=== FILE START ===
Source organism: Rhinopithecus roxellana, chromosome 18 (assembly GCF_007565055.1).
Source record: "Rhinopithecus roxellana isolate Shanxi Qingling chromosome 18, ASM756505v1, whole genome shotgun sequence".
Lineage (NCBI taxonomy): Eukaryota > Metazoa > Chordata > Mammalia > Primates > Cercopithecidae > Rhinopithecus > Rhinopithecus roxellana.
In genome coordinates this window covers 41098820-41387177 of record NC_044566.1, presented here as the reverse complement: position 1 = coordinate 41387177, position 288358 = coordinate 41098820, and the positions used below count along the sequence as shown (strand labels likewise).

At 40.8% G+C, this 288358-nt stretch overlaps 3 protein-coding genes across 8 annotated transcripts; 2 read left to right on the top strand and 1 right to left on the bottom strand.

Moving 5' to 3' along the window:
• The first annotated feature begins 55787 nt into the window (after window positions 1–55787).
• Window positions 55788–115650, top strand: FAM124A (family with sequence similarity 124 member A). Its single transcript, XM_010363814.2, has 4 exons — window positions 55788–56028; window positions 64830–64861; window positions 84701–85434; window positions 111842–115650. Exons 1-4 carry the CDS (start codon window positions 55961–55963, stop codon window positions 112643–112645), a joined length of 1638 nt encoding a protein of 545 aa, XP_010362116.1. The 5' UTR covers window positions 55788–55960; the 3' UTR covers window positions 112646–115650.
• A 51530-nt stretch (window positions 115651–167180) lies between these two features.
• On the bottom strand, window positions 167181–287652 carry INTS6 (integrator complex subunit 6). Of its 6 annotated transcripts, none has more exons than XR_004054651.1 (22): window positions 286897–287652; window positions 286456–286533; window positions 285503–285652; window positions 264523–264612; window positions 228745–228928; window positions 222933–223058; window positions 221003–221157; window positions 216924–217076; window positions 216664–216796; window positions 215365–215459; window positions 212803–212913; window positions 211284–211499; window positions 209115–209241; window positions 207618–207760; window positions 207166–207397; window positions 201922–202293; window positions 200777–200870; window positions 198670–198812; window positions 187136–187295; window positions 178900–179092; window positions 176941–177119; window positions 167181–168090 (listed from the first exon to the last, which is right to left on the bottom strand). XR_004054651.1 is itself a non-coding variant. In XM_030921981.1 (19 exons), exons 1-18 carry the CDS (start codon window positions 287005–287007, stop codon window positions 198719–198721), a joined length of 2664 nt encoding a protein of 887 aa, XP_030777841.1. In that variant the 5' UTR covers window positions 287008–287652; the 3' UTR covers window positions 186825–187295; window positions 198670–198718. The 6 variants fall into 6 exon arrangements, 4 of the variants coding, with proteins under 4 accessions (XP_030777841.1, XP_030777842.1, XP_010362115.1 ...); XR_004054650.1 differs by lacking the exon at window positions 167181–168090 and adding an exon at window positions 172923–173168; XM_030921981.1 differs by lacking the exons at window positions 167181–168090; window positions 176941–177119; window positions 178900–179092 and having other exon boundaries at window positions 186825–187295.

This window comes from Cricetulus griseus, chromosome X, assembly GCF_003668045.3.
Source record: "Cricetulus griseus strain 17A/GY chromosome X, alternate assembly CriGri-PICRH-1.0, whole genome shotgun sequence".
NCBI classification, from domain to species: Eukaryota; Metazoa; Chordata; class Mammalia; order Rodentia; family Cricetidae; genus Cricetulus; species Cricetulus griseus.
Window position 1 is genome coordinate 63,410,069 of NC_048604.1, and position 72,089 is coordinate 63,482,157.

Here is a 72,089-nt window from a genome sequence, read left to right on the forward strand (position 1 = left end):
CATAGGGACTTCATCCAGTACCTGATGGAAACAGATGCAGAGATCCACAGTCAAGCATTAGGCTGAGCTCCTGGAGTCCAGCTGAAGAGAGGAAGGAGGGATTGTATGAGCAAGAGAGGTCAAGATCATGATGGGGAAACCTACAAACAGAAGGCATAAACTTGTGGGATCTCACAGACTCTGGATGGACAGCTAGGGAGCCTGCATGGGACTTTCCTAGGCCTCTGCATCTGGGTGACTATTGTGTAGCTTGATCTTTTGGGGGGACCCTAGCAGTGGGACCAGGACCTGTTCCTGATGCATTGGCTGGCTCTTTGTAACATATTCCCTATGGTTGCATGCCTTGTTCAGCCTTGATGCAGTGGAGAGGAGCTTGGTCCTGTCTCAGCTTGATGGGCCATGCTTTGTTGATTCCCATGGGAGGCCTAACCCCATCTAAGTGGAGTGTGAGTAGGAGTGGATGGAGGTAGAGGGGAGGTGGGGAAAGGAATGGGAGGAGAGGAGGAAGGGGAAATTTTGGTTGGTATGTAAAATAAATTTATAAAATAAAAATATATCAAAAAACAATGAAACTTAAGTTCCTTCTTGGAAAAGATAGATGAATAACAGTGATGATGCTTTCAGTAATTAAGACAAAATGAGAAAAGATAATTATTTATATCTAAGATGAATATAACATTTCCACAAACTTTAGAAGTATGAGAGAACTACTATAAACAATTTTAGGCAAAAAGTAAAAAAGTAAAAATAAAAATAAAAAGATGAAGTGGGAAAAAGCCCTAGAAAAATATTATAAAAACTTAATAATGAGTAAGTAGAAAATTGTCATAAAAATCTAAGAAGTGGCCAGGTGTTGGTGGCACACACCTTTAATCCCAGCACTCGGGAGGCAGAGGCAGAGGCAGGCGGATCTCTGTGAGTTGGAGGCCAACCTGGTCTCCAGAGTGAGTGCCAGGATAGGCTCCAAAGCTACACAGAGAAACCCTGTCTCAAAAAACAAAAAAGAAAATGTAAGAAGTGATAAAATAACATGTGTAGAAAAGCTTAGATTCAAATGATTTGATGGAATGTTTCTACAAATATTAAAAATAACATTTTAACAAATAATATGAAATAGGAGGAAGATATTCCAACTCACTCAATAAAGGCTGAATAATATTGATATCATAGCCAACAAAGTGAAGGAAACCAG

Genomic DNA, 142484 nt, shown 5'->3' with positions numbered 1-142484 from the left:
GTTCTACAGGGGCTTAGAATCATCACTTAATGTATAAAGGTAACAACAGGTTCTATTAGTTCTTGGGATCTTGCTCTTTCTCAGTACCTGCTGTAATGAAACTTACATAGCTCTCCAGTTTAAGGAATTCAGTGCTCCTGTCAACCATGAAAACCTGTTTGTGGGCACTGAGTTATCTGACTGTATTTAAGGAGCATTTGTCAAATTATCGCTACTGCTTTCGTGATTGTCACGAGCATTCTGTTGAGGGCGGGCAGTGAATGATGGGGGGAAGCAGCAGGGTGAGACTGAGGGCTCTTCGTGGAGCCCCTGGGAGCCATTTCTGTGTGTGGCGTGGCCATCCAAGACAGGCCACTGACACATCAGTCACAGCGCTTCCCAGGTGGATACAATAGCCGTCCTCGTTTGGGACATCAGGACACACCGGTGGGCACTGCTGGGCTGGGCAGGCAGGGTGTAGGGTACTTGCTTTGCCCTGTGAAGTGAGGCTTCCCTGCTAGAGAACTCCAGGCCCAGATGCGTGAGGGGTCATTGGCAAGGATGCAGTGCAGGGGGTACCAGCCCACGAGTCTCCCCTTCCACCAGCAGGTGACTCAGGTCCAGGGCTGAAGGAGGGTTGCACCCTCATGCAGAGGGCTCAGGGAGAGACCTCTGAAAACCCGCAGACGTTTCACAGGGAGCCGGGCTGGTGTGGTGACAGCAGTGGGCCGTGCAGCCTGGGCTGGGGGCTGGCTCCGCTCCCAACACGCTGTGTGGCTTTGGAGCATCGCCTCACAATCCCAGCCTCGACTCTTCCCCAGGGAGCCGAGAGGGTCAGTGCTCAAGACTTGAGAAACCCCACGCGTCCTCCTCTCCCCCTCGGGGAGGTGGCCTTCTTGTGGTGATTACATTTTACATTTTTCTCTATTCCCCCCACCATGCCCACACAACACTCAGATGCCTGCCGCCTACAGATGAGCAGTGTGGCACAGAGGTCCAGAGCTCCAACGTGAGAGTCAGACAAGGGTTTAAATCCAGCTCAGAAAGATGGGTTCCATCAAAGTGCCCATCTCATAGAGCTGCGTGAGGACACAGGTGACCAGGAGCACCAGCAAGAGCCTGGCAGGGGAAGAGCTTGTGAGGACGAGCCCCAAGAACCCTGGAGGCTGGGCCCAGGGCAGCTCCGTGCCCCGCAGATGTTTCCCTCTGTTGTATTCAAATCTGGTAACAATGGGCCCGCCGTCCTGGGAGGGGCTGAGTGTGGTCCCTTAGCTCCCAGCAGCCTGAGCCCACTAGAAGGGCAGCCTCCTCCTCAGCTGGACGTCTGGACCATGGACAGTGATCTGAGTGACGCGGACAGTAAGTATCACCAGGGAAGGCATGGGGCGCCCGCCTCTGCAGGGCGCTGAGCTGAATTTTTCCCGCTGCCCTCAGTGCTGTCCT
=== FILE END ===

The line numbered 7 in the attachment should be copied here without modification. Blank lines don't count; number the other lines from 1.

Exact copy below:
• The first annotated feature begins 55787 nt into the window (after window positions 1–55787).